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  • Cheekie Charlie says:

    Anybody know how these guys work out their averages? there seems to be nearly 60K difference between all these institutions!
    Ah now I remember – Rightmove – their unrealistic valuations – maybe they sold endowment policies in another life!

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  • I think there would be an intital reduction as owners who thinking about selling hold back to see what happens in the market. others will be moving up etc… and some have to sell as ever becuase of one of the three Ds.

    also we’ve not seen a down turn in employment so few people would be in the position of being forced to sell and despite borrowing to the hilt, they probably see it as a long term investment.

    I would guess that the problems last year would be down to the hike in energy crisis. this year the intrest rate hikes will add to their woes.

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  • dohousescrashinthewoods says:

    I wondered about that, inbreeda, there was a statistic saying that turnover in the market is really low. Could be that basically no-one except BTL can move at the moment?

    Perhaps it means things are grinding to a halt but people aren’t selling yet?

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  • japanese uncle says:

    This latest info reaffirms the necessity to have higher IR, what about 7.5%? Don’t worry housing market in UK is so strong, as Rightmove confidently says so. No problemo.

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  • It’s like an old wooden rollercoaster thats just creaking up to the highest point before plunging down the other side. The only people moving at the moment are the ones that need to, FTB’s don’t need to sell a house to buy one, and a lot of other people will only put their house on the market if they’ve seen one they like. Look at the later stats like ‘the average properties for sale per agent has fallen from 61 to 54’ and ‘the average time on market has increased from 74 to 87 days’ these are more revealing. Read into it what you like but IMHO it looks like people who have houses are becoming reluctant to move up and those who haven’t are holding off buying.

    There is no shortage of properties just an an increasing willingness to take on ever larger mortgages.

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  • Cheekie Charlie says:

    ‘the average properties for sale per agent has fallen from 61 to 54’
    Obvious – theres too many f****g estate agents!

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  • Grumpiest Old Man says:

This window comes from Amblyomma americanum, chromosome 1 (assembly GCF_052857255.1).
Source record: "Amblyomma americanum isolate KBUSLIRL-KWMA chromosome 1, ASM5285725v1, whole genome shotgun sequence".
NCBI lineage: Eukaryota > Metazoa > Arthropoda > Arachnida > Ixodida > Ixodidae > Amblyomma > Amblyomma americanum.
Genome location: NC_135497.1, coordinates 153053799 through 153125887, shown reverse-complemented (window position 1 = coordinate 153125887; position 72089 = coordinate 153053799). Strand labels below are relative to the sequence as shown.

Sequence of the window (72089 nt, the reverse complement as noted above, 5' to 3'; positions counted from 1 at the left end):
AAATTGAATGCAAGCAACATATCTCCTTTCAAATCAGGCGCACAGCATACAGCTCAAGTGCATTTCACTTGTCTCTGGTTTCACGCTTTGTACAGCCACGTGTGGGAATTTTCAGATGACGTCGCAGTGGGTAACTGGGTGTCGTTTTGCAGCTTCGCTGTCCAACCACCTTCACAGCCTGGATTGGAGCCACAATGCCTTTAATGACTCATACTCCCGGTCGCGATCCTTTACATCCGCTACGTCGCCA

I am very heartened to see the couple in Ashford with 700 going on a thousand BTLs are now going to offer 5% bonds in BLTs enabling even the bitterest amoungst the forums to get a piece or two of the action.

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  • Grumpiest Old Man says:

    You know when the prices are too high people rent from me and if they are sliding they rent from me. Win win situation. Dont think that I shall sell them all while ex pat.

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  • Unfortuntaely all this means are that prices are going to rise again.

    As long as people expect hoyuse prices to rise 10% year on year they probably will just keep on increasing.

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  • What about double counting – maybe many of these estate agents have the same house on their books?

    Dugmug – i think what is more telling is the number of actual transactions – in good times, i imagine many people would want to advertise their properties at higher prices, so the number of available properties on book are higher, but in bad times, people want to hold onto their properties as they can’t expect to get a higher price for their place as the market it not moving up. Whether they can actually afford properties, is another issue.

    I imagine that when the majority of these people can’t afford their places anymore, we will start to see emergency selling or repossessions, and then the higher availability of properties will drive prices down and then it will start to look a little more like classical economics.

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  • Fair point charlie

    Although one estate agent is still one estate agent too many.